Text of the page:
Raising and lowering the pump handle, he goes through the basic steps of internal combustion: intake (fuel and air enter the cylinder); compression (the piston rises up and squeezes the fuel-air mixture); combustion (the spark plug ignites the compressed fuel-air mixture, sending the piston downward); and exhaust (the resulting gases from the ignition explosion leave the cylinder before the cycle begins again).

A gas engine piston goes through several of these steps before it can impart adequate torque—the spinning of a shaft that eventually leads to the spinning of the wheels.

Lexus Hybrid Drive’s new Atkinson cycle improves this process. Using the pump, Abe demonstrates how a little air is allowed to escape through the intake valve during the compression step. Letting a little air back out of the cylinder—instead of igniting it all with the fuel—allows the rising piston to compress the smaller fuel-air mixture farther up the cylinder than normal. Once this fuel-air mixture finally ignites, the resulting gases now have more room to expand downward, which results in more pressure on the piston, which in turn leads to more torque.

Translation: better gas-engine efficiency.

The cooled EGR does its part in both the RX 450h and HS 250h hybrid systems by capturing some exhaust gas (instead of expelling it all after the exhaust step), stabilizing its temperature, and then sending it back into the cylinders to minimize the pumping losses (the work required to move air in and out of the cylinders), which help reduce emissions levels.

And when you combine these two gas-side improvements with the electric side of Lexus Hybrid Drive, it’s no wonder that RX hybrid emissions are so low and HS 250h miles per gallon are so high. An electric motor, which requires no piston-moving gaseous explosions to create torque, can create it immediately. Pairing an electric motor to an ultra-efficient gas engine not only leads to great eco benefits—it helps make a vehicle more responsive.

“OK, we’re at a low 148 g of CO2 per kilometer with the RX 450h, and we’re at 35 miles per gallon [combined rating] with the HS 250h. What’s next?” I ask. “How are you going to improve on that?”

Abe, is suddenly reticent. “We will do it. There are plans,” he says, sipping cool oolong tea. “But I really can’t say at the moment. Now’s not the time to give away too many secrets.”

Inside Lexus Hybrid Drive Part 3

HE MAKES IT sound so simple: “engine, battery, motor.” This is Shinichi Abe, in his office in Japan, explaining the basics of the Lexus Hybrid Drive system, pronouncing the “t” of motor with a soft “d”—an indicator of the years he spent with Lexus in the U.S.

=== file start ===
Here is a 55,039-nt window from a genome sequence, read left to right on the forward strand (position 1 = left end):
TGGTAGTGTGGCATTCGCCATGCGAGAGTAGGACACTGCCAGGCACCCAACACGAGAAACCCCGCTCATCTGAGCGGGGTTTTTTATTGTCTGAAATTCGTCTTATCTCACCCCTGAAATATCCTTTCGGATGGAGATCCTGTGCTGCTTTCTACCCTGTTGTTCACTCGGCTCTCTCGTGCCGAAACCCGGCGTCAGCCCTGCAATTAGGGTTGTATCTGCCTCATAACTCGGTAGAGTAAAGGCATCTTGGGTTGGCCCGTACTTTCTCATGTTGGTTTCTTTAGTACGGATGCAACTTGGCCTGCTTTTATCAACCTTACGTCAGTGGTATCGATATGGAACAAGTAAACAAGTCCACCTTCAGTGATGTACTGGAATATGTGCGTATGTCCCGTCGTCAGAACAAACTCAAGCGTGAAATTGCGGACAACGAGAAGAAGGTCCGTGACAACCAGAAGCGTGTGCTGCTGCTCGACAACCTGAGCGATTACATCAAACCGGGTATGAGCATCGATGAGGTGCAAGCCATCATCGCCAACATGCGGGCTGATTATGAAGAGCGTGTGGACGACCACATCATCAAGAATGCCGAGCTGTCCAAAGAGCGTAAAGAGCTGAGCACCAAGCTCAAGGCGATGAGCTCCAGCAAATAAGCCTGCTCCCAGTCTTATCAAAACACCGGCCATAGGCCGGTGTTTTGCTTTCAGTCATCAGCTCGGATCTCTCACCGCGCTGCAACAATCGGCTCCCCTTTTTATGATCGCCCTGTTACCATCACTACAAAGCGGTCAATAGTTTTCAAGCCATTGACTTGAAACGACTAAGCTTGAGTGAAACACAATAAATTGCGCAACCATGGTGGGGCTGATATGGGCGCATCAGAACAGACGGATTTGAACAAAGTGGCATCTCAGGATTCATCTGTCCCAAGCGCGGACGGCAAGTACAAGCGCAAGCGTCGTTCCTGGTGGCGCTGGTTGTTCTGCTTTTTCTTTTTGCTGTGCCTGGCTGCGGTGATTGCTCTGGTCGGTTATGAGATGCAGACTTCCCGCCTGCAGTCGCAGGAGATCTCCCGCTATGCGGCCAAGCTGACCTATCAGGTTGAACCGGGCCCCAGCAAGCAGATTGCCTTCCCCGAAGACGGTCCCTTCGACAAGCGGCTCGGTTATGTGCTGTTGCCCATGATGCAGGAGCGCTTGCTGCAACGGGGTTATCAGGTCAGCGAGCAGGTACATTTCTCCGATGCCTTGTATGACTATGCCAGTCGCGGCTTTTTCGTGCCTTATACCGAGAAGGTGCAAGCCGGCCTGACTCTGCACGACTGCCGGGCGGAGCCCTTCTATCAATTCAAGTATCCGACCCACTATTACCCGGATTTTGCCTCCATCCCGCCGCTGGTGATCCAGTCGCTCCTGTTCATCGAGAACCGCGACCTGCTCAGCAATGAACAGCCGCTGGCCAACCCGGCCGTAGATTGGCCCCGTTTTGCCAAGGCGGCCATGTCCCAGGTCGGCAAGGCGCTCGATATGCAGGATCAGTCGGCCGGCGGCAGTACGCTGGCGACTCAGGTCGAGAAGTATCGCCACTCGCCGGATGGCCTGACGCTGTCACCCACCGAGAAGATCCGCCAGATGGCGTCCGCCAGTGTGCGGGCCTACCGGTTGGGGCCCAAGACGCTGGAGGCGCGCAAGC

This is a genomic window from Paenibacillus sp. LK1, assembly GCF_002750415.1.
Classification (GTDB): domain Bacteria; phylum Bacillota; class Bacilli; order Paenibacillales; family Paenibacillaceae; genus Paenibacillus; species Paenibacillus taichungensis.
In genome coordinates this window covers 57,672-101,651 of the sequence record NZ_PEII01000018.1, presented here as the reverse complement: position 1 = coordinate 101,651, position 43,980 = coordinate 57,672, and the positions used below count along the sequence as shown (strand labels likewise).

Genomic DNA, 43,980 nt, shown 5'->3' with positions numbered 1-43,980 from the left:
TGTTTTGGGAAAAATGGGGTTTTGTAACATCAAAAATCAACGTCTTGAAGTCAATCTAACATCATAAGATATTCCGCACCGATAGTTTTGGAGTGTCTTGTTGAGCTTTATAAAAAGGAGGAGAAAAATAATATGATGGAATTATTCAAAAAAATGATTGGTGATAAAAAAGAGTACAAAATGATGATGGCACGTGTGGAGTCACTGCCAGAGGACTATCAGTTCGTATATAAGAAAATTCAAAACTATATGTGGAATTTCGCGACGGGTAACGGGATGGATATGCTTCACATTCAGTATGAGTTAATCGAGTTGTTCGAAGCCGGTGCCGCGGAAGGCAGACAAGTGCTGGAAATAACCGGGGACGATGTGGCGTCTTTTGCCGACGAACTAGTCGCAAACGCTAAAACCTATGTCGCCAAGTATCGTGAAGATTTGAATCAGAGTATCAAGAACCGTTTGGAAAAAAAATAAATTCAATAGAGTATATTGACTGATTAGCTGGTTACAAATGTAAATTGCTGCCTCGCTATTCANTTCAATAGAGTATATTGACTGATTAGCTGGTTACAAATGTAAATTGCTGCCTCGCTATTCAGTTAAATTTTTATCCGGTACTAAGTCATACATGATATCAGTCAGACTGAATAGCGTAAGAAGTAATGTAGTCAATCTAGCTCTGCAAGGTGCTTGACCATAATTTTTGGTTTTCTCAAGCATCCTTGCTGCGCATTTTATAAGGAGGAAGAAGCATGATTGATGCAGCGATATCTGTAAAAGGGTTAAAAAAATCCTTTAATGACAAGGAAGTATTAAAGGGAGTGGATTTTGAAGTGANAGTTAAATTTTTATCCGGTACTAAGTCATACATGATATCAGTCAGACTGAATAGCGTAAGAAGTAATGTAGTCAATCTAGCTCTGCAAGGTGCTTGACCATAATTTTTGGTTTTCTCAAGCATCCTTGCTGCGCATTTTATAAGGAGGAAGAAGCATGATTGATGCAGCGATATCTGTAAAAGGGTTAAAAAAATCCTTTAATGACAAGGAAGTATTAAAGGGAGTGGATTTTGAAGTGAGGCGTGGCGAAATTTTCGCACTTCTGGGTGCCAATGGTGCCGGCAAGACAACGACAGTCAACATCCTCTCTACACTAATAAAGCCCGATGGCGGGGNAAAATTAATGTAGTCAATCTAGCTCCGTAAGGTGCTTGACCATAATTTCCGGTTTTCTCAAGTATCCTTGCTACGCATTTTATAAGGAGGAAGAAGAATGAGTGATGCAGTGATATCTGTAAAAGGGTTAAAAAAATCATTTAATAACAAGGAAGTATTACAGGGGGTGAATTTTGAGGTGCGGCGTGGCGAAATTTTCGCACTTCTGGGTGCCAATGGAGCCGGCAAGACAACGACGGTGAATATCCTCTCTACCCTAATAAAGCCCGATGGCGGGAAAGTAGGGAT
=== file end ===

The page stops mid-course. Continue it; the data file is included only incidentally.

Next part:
He’s telling me again, as he did in part one and part two of this series, that the Lexus Hybrid Drive system’s electric motor is really where the fun starts, thanks to the extra boost of instant power it delivers.

What I want to look at now, though, is the future of Lexus hybrid systems, and Lexus’ top hybrid engineer is happy to oblige.

“The simplicity of Lexus’ hybrid engine-battery-motor platform is what makes it so adaptable to the future,” he explains. “It’s easily adaptable, for instance, to fuel cell technology. Then there are bio-fuels. Here, the basic system would stay the same.”

What about a plug-in Lexus hybrid, I ask? This is a hybrid system where a gas-electric hybrid’s electric motor gets charged externally—a home outlet, say—for more electrical juice than regenerative breaking provides (Lexus’ current system) but with more electric staying power. And like a current Lexus hybrid, this type of plug-in hybrid car eventually engages the engine on longer trips.

I also ask Abe whether Lexus is exploring electric-only vehicles, such as plug-in vehicles that rely solely on electric power, with no gas engine.

“Some people say that it would be better to jump straight to electric vehicles,” answers Abe. “But again, it wouldn’t be right for Lexus at this stage, as there are still too many [electric-only] limitations. So plug-ins, with an engine, would be the natural way to go.”

However, Abe points out that Lexus plug-in vehicles will only be made when they’re ready to meet a long list of Lexus driver-desired performance needs, which Abe and his team constantly examine. Not before.

We also explore Lexus’ role in Vehicle to Grid technology, an automotive idea getting much attention recently. V2G, as it’s also known, establishes a two-way connection between a vehicle and a local power grid. In this scenario, a Lexus owner would either plug in and charge up the vehicle, or plug in and sell the car’s surplus power back to the grid.

Could we be looking at the start of a beautiful relationship?

Abe says he’s looked at—and likes—the V2G possibilities, but he also tells me that even the newest automotive batteries deteriorate quickly during the V2G process. In his view, a dedicated home battery that bridges the vehicle and grid would be a better near-term solution.

As we wrap up, it’s obvious to me that Abe and his team—perhaps because they were some of the first to explore the possibilities—have a deep understanding of automotive energy’s technological landscape. Which is why, no doubt, they’ll probably be the first to make the next jump to something even better.